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. Last Updated: 07/27/2016

Duma Feels Deceived By Kremlin Hints

Only a month after President Boris Yeltsin hinted that he would reward State Duma deputies financially for approving his nominee for prime minister, legislators are complaining that the Kremlin has cut back on their funding.

Perhaps they should have got the deal in writing. Sergei Kiriyenko was confirmed last month as prime minister, but Monday, when Communist Duma Deputy Yury Voronin needed a government car to get to an important meeting, he was told the Duma motor pool was short of money and therefore literally out of gas.

Voronin, who lives in a far-off suburb about an hour's drive west of town and doesn't have easy access to public transport, managed to obtain a car after a half-hour's badgering by his staff. But Wednesday he took the Duma floor to lodge an official complaint to Speaker Gennady Seleznyov.

He continued his protest by quitting the committee set up to deal with the proposed tax code. Other deputies sympathized.

"Maybe it's an exaggerated response on the part of Yury Mihailovich [Voronin], but he is absolutely right," Deputy Speaker Nikolai Ryzhkov said. "Parliament is not a commercial structure, it's not a street kiosk. We need normal circumstances for legislative work."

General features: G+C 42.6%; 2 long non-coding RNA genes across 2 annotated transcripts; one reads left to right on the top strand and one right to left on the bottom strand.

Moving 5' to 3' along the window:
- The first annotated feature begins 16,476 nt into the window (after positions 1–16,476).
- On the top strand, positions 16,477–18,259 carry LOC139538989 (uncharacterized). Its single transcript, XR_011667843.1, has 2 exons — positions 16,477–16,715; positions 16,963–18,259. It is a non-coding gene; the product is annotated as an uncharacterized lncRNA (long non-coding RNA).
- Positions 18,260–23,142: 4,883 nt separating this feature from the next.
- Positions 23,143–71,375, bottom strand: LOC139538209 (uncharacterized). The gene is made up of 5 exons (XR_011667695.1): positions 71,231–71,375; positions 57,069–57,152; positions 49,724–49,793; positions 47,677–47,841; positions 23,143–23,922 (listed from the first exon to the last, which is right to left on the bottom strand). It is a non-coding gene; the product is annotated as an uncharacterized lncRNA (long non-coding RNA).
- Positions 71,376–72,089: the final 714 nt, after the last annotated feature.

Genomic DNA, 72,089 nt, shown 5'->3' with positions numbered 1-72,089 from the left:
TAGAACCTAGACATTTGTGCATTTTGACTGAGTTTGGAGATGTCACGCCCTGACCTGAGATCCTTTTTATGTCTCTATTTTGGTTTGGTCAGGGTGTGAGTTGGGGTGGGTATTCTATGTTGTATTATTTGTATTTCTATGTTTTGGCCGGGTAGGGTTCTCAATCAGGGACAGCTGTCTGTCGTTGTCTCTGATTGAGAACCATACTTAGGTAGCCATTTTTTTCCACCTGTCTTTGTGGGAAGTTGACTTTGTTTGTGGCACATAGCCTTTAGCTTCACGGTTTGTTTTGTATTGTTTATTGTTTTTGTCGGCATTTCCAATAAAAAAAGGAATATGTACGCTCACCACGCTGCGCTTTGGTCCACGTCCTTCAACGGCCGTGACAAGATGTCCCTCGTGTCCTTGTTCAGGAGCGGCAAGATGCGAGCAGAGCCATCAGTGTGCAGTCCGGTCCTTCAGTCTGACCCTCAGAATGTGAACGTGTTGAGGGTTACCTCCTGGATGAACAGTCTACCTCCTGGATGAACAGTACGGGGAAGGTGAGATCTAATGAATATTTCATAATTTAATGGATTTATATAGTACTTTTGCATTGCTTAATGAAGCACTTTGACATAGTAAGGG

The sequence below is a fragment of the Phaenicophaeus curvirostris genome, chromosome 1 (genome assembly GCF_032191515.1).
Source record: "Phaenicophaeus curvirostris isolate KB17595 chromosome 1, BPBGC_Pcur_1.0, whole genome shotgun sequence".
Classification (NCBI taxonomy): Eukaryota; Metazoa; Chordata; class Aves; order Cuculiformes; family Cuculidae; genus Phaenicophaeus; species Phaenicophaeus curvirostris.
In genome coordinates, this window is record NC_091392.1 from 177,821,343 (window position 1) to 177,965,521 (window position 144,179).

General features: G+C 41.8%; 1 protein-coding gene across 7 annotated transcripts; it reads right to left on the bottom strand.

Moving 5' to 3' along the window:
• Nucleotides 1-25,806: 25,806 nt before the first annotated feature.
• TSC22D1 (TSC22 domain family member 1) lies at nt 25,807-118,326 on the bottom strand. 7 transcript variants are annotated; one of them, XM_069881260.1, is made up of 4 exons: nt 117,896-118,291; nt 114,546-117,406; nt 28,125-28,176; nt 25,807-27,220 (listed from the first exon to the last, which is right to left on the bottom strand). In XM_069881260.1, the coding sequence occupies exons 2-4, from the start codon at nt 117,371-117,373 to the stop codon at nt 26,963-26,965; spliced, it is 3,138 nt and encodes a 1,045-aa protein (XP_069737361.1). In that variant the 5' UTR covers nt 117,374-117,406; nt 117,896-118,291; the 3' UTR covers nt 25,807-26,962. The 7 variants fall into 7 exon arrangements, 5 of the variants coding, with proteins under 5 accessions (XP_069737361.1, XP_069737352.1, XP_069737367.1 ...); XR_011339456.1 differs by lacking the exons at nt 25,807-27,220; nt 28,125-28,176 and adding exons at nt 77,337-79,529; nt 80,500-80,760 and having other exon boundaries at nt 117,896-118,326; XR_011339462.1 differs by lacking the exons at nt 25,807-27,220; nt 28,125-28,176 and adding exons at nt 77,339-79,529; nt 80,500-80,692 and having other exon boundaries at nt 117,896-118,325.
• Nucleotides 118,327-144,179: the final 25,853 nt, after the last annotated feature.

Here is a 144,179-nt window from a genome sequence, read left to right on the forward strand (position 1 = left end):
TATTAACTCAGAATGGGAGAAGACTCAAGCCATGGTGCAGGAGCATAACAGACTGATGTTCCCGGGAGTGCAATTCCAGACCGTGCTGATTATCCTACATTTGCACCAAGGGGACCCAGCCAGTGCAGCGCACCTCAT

It's not the first time there have been interruptions in Duma services due to shaky financial support. Speaker Seleznyov has complained about the problem from time to time, and there have been two other recent interruptions in transport services, the Kommersant Daily newspaper reported Thursday.

Deputies were sent a letter Friday last week informing them of a temporary lack of transport due to the lower house of parliament's shaky finances, though apparently Voronin missed it. Most rank and file deputies don't rely on official cars, but are bussed between their apartments and the Duma building on Okhotny Ryad near the Kremlin.

The financial crunch must be a disappointment to deputies. On April 14, at the height of the fight with the Duma over Kiriyenko's confirmation, Yeltsin suggested that the top Kremlin official in charge of providing housing and accommodation to officials would "address the questions" of deputies after the vote. The televised hint was widely interpreted as a prom ise of largess. Kiriyenko was duly approved on April 24 with 251 votes, 25 more than needed.

Alexander Shokhin, head of the Our Home Is Russia faction, said the real issue was not the gas shortage for the Duma motor pool but why Yeltsin is apparently not reporting to the Duma about unilateral cuts in the budget -- something the president promised to do as part of the compromise that resulted in passage of the budget in March.

Shokhin cited Kiriyenko's statement last week in a newspaper interview that the government could not pay for 26 percent of its budget obligations in all areas.

The final budget language permitted Yeltsin to make cuts across the board, so long as he informed the Duma and the mass media within three days. Shokhin noted drily that the Kremlin at least kept half the promise. "The news media was notified on the first day, but the Duma so far has received nothing," he said.